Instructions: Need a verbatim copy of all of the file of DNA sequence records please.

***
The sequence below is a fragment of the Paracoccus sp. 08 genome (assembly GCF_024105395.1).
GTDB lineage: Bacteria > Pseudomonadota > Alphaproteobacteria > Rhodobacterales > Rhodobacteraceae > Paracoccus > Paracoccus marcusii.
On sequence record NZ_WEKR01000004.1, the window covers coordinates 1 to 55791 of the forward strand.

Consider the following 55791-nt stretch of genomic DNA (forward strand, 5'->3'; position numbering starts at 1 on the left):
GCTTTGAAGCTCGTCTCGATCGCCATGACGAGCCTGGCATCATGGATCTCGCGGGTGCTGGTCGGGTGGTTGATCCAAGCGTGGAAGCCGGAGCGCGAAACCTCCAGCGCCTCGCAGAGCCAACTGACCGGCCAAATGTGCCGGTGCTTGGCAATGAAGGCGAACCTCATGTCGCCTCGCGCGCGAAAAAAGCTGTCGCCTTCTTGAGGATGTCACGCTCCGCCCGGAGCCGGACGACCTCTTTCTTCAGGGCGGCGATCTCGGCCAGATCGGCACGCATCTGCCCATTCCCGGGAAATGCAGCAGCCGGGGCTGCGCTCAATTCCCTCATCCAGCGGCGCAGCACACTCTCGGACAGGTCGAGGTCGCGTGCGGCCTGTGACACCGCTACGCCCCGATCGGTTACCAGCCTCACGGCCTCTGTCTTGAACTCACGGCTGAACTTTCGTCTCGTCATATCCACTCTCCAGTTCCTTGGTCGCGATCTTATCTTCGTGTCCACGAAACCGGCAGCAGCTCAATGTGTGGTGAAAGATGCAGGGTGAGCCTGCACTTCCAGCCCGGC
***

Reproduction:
The sequence below is a fragment of the Paracoccus sp. 08 genome (assembly GCF_024105395.1).
GTDB lineage: Bacteria > Pseudomonadota > Alphaproteobacteria > Rhodobacterales > Rhodobacteraceae > Paracoccus > Paracoccus marcusii.
On sequence record NZ_WEKR01000004.1, the window covers coordinates 1 to 55791 of the forward strand.

Consider the following 55791-nt stretch of genomic DNA (forward strand, 5'->3'; position numbering starts at 1 on the left):
GCTTTGAAGCTCGTCTCGATCGCCATGACGAGCCTGGCATCATGGATCTCGCGGGTGCTGGTCGGGTGGTTGATCCAAGCGTGGAAGCCGGAGCGCGAAACCTCCAGCGCCTCGCAGAGCCAACTGACCGGCCAAATGTGCCGGTGCTTGGCAATGAAGGCGAACCTCATGTCGCCTCGCGCGCGAAAAAAGCTGTCGCCTTCTTGAGGATGTCACGCTCCGCCCGGAGCCGGACGACCTCTTTCTTCAGGGCGGCGATCTCGGCCAGATCGGCACGCATCTGCCCATTCCCGGGAAATGCAGCAGCCGGGGCTGCGCTCAATTCCCTCATCCAGCGGCGCAGCACACTCTCGGACAGGTCGAGGTCGCGTGCGGCCTGTGACACCGCTACGCCCCGATCGGTTACCAGCCTCACGGCCTCTGTCTTGAACTCACGGCTGAACTTTCGTCTCGTCATATCCACTCTCCAGTTCCTTGGTCGCGATCTTATCTTCGTGTCCACGAAACCGGCAGCAGCTCAATGTGTGGTGAAAGATGCAGGGTGAGCCTGCACTTCCAGCCCGGC